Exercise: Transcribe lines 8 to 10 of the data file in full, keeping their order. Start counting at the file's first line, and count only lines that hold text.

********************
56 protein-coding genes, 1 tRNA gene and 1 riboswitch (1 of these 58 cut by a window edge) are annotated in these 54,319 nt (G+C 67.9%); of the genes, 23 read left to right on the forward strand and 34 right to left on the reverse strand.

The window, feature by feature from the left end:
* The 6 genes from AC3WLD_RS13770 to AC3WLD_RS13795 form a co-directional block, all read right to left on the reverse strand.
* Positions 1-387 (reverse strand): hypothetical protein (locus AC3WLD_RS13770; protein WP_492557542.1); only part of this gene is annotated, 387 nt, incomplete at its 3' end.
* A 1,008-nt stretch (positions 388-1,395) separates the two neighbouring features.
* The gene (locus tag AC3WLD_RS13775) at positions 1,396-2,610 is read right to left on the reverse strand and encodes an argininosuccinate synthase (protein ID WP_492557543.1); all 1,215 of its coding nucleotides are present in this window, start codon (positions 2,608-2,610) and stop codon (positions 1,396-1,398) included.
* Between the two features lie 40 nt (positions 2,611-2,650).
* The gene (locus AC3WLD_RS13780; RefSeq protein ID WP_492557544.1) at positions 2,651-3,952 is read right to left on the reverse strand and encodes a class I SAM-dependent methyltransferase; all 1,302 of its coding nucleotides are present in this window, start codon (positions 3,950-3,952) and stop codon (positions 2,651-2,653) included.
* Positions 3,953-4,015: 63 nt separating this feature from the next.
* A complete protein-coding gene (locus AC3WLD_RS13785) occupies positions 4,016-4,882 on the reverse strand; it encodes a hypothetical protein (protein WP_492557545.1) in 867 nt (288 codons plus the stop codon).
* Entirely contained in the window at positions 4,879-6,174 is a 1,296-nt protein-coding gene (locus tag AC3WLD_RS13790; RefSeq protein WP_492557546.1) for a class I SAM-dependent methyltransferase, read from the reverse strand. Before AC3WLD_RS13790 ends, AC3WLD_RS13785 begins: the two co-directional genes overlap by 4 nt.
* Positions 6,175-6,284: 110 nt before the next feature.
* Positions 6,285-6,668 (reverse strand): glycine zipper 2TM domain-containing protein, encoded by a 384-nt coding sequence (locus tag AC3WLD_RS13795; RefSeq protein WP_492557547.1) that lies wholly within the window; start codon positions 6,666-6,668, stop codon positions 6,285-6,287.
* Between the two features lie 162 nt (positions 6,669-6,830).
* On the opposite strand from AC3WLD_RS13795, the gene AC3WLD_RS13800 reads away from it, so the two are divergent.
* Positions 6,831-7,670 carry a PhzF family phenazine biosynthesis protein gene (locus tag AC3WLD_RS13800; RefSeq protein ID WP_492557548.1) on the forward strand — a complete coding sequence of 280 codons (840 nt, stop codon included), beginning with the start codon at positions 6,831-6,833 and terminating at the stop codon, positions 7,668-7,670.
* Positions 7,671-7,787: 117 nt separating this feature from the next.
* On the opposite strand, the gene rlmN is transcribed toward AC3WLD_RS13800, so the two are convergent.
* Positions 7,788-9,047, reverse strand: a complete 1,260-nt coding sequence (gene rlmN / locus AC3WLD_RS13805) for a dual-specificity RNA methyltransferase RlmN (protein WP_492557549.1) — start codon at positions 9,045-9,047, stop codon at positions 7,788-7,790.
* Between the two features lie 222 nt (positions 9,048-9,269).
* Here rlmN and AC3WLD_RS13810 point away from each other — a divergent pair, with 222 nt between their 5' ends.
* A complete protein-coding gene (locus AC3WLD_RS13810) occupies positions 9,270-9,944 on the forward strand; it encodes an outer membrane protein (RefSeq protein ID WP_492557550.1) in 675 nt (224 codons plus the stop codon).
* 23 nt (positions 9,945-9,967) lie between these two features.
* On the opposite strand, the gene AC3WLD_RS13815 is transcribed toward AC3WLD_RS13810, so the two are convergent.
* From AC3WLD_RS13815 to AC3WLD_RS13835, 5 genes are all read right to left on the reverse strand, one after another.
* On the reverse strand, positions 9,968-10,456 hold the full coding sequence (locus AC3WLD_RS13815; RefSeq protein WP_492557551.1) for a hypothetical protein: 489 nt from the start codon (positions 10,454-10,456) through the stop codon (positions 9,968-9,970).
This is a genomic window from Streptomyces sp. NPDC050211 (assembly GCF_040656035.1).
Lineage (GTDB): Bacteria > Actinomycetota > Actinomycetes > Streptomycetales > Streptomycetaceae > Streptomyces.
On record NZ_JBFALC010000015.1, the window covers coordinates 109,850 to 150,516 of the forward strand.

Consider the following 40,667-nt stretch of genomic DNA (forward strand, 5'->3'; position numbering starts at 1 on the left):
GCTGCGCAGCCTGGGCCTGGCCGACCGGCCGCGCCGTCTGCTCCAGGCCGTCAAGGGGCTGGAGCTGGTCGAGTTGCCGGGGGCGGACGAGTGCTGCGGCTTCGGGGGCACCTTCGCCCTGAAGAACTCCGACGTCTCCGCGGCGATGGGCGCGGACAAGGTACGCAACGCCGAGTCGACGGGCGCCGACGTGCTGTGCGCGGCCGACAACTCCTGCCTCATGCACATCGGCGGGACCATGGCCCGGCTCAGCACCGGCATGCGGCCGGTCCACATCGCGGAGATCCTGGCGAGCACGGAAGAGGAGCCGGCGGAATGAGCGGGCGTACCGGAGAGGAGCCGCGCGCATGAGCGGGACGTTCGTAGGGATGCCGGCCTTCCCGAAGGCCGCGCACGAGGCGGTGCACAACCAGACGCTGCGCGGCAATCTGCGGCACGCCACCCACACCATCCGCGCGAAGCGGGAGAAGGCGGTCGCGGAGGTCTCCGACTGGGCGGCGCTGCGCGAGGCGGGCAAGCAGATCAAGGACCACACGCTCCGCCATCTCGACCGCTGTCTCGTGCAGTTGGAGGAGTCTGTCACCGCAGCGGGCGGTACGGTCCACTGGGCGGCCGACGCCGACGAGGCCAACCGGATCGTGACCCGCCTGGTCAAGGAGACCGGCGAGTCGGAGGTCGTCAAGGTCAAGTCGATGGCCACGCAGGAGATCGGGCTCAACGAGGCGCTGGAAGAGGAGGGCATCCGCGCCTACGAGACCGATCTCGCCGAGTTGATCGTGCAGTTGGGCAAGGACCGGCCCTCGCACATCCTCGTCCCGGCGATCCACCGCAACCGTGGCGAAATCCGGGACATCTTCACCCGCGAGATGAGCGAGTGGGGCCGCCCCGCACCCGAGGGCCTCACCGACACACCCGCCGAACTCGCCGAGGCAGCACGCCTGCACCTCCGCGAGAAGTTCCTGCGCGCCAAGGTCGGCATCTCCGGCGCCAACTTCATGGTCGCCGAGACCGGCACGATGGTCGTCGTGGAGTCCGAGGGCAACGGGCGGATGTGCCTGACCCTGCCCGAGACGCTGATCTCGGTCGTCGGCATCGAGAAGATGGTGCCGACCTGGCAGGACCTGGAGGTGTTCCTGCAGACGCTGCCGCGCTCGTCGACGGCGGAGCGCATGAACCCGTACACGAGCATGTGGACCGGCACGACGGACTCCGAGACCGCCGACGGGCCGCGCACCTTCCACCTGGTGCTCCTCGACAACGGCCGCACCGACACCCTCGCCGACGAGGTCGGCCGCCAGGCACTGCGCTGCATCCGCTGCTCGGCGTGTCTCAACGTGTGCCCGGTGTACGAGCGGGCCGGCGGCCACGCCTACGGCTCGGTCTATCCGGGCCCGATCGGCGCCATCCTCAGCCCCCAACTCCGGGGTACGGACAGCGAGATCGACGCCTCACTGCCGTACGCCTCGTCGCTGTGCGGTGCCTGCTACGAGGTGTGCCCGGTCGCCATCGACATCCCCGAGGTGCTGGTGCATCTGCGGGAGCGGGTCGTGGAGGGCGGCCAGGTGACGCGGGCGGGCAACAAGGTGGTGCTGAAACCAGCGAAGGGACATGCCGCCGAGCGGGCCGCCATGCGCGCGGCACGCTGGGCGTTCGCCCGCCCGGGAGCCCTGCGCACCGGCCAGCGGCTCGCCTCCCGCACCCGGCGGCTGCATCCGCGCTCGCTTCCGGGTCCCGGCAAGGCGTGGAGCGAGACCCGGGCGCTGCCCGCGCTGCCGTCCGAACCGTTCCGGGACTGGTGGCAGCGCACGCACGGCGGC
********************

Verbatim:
* The gene (locus AC3WLD_RS13780; RefSeq protein ID WP_492557544.1) at positions 2,651-3,952 is read right to left on the reverse strand and encodes a class I SAM-dependent methyltransferase; all 1,302 of its coding nucleotides are present in this window, start codon (positions 3,950-3,952) and stop codon (positions 2,651-2,653) included.
* Positions 3,953-4,015: 63 nt separating this feature from the next.
* A complete protein-coding gene (locus AC3WLD_RS13785) occupies positions 4,016-4,882 on the reverse strand; it encodes a hypothetical protein (protein WP_492557545.1) in 867 nt (288 codons plus the stop codon).